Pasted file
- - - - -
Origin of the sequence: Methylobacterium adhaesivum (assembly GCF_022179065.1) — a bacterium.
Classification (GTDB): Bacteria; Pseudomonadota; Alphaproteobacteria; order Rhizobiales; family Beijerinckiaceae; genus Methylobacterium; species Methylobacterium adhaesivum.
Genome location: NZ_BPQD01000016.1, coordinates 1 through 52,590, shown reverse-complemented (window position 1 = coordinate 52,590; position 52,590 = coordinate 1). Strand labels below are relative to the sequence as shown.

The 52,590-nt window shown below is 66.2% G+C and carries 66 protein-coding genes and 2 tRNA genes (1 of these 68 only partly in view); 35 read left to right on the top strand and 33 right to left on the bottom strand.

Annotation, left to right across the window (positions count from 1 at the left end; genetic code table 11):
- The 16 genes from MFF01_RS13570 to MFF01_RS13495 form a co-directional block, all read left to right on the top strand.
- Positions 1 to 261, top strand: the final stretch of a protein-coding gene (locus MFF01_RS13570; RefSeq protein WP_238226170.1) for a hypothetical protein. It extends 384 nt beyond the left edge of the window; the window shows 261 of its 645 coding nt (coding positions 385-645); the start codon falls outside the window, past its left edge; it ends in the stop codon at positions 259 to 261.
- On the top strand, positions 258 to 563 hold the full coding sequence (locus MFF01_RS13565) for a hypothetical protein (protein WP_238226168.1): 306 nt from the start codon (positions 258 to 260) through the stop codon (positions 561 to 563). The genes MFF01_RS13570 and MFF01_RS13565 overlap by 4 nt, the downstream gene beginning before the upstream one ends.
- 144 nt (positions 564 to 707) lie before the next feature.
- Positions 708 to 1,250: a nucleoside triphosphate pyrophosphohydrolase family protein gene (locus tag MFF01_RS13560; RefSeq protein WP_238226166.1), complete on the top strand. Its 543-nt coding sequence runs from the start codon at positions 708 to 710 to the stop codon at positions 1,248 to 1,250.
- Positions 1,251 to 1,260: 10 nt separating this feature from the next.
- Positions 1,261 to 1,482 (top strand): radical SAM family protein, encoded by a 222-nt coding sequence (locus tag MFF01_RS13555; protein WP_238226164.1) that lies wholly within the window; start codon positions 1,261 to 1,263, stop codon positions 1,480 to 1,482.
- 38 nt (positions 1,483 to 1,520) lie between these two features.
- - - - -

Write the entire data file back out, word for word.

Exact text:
Origin of the sequence: Methylobacterium adhaesivum (assembly GCF_022179065.1) — a bacterium.
Classification (GTDB): Bacteria; Pseudomonadota; Alphaproteobacteria; order Rhizobiales; family Beijerinckiaceae; genus Methylobacterium; species Methylobacterium adhaesivum.
Genome location: NZ_BPQD01000016.1, coordinates 1 through 52,590, shown reverse-complemented (window position 1 = coordinate 52,590; position 52,590 = coordinate 1). Strand labels below are relative to the sequence as shown.

The 52,590-nt window shown below is 66.2% G+C and carries 66 protein-coding genes and 2 tRNA genes (1 of these 68 only partly in view); 35 read left to right on the top strand and 33 right to left on the bottom strand.

Annotation, left to right across the window (positions count from 1 at the left end; genetic code table 11):
- The 16 genes from MFF01_RS13570 to MFF01_RS13495 form a co-directional block, all read left to right on the top strand.
- Positions 1 to 261, top strand: the final stretch of a protein-coding gene (locus MFF01_RS13570; RefSeq protein WP_238226170.1) for a hypothetical protein. It extends 384 nt beyond the left edge of the window; the window shows 261 of its 645 coding nt (coding positions 385-645); the start codon falls outside the window, past its left edge; it ends in the stop codon at positions 259 to 261.
- On the top strand, positions 258 to 563 hold the full coding sequence (locus MFF01_RS13565) for a hypothetical protein (protein WP_238226168.1): 306 nt from the start codon (positions 258 to 260) through the stop codon (positions 561 to 563). The genes MFF01_RS13570 and MFF01_RS13565 overlap by 4 nt, the downstream gene beginning before the upstream one ends.
- 144 nt (positions 564 to 707) lie before the next feature.
- Positions 708 to 1,250: a nucleoside triphosphate pyrophosphohydrolase family protein gene (locus tag MFF01_RS13560; RefSeq protein WP_238226166.1), complete on the top strand. Its 543-nt coding sequence runs from the start codon at positions 708 to 710 to the stop codon at positions 1,248 to 1,250.
- Positions 1,251 to 1,260: 10 nt separating this feature from the next.
- Positions 1,261 to 1,482 (top strand): radical SAM family protein, encoded by a 222-nt coding sequence (locus tag MFF01_RS13555; protein WP_238226164.1) that lies wholly within the window; start codon positions 1,261 to 1,263, stop codon positions 1,480 to 1,482.
- 38 nt (positions 1,483 to 1,520) lie between these two features.